NBA Basketball Betting: Rookie of the Year 2019 - Tyler Herro

Written by:
C Costigan
Published on:

With New Orleans Pelicans’ rookie phenom Zion Williamson out due to injury for a number of weeks it’s no longer a foregone conclusion that he’ll be the NBA Rookie of the Year.  Current projections are that he could miss as much as two months and over 25 games.  Once he returns, the team will likely bring him along slowly in order to protect his knee.  Williamson put up insane numbers in the preseason putting up 23.3 points, 6.5 rebounds, 2.3 assists and 1.5 steals in four games.  Williamson could still contend for top rookie honors and is still the second choice in the NBA futures market at priced at +300.  Memphis Grizzlies’ point guard Ja Morant is now the favorite among at +200. 

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Tyler Herro has been under the radar since he was selected with the #13 overall pick by the Miami Heat.  That’s no longer the case—he’s quickly become a popular player with Heat fans and he’s definitely got a bright future in the NBA due to his swagger, range and versatility.  He’s got good size for a shooting guard at 6’6” but will need to put on some bulk to compete at the NBA.  Then again, that’s something that can be said about most NBA rookies.  It’s important to keep in mind that he’s only 19 years old and arguably his biggest strength is his combination of confidence, shot making ability and basketball smarts.  To make a hockey comparison, he’s got basketball instincts beyond his years similar to NHL superstar Connor McDavid.  He became an important part of John Calipari’s rotation in Kentucky with his ability to get his shot under all sorts of circumstances.  As the season progressed, he became one of the players the team would look to when they needed to make big shots in ‘clutch time’.    He’s also an excellent free throw shooter and that’s always a nice attribute to have at the NBA level.  At some point, if he gets more adept at drawing fouls with his offensive moves he could be even more dangerous.

Defensively, the term you frequently hear used about Herro is ‘scrappy’.  He lacks the size and strength to match up physically with many of the opponents he’s charged with guarding but gets high marks for his work ethic, toughness and instincts.  He had considerable success at the college level by outworking opponents on defense and if he can maintain this intensity at the NBA he could become a feisty defender a la John Stockton or Mark Price.  He’s happy to fill whatever role a team needs to help them win.  As a corollary, he’s generally fearless and had some effectiveness as a rebounder at the college level.  The size and strength of NBA frontline players might limit his ability to do it in the pros but the nose for the ball and the will to win just can’t be taught.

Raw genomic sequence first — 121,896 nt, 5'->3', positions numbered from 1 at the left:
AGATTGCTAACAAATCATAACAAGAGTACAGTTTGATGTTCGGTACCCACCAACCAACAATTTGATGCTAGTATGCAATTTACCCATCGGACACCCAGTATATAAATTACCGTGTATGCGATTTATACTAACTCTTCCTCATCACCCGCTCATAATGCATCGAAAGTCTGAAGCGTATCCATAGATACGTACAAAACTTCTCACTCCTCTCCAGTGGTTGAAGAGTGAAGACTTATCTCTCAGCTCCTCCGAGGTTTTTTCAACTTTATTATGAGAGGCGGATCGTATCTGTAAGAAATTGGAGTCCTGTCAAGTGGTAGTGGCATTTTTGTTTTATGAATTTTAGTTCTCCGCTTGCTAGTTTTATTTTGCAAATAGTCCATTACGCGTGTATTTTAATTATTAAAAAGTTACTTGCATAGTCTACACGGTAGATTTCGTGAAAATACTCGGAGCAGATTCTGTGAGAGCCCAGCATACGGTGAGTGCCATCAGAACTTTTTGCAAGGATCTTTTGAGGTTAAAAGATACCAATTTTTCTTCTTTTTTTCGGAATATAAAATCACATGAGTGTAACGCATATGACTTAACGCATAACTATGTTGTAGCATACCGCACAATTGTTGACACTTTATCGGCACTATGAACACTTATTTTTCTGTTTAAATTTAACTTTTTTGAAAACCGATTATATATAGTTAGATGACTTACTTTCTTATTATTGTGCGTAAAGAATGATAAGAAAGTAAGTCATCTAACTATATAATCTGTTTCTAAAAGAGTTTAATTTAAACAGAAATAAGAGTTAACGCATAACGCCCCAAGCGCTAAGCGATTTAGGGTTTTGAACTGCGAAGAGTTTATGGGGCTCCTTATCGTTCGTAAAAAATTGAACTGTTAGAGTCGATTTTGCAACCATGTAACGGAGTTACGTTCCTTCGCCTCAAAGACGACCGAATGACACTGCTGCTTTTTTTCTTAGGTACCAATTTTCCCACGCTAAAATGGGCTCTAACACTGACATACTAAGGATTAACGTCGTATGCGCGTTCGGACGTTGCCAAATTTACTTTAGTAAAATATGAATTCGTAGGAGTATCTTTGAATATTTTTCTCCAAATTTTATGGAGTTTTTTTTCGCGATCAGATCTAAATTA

Herro’s stock has soared since Summer League and especially since the Heat’s preseason games.  In his NBA debut, fans got a good idea of what they can expect from Herro—in 34 minutes he scored 14 points, pulled down 8 boards and picked up two steals and an assist.  His versatility will enhance his value greatly at the NBA level.  Many players are only effective if they ‘get the ball where they want it’.  Herro’s game can work in a variety of offensive sets and he’ll never be a liability on defense.

Miami coach Erik Spoelstra speaks very highly of Herro’s focus and work ethic—in an age defined by ‘entitled athletes’ he’s something of a throwback:

“We say it all the time: We’re not for everyone. You have to be the right kind of player. So, for a young player you’re checking to see if there’s any kind of entitlement.”

“And there’s zero with that kid.”

“He has a whole lot to his game, because you can tell he’s put in a lot of hours and sweat equity behind the scenes when no one was watching. He’s extremely driven, very ambitious. We love that.”

Herro is impressed with the culture in Miami for the same reason:

“It was a perfect fit for the both of us; the team, and me. Just the way the culture is with the hard work, and the way they hold people accountable. I think a lot of different teams in the NBA don’t hold their players accountable and make sure that their players are on time every single day. Whether it’s lifting weights, on the court, whatever it may be. (The Heat) just holds you to a different standard.”

“I wanted to go into a place where I could work hard and get pushed to the limit and reach my full potential.”

He’s a great value at +1200 and it won’t be long before he drops to single digits odds to win.

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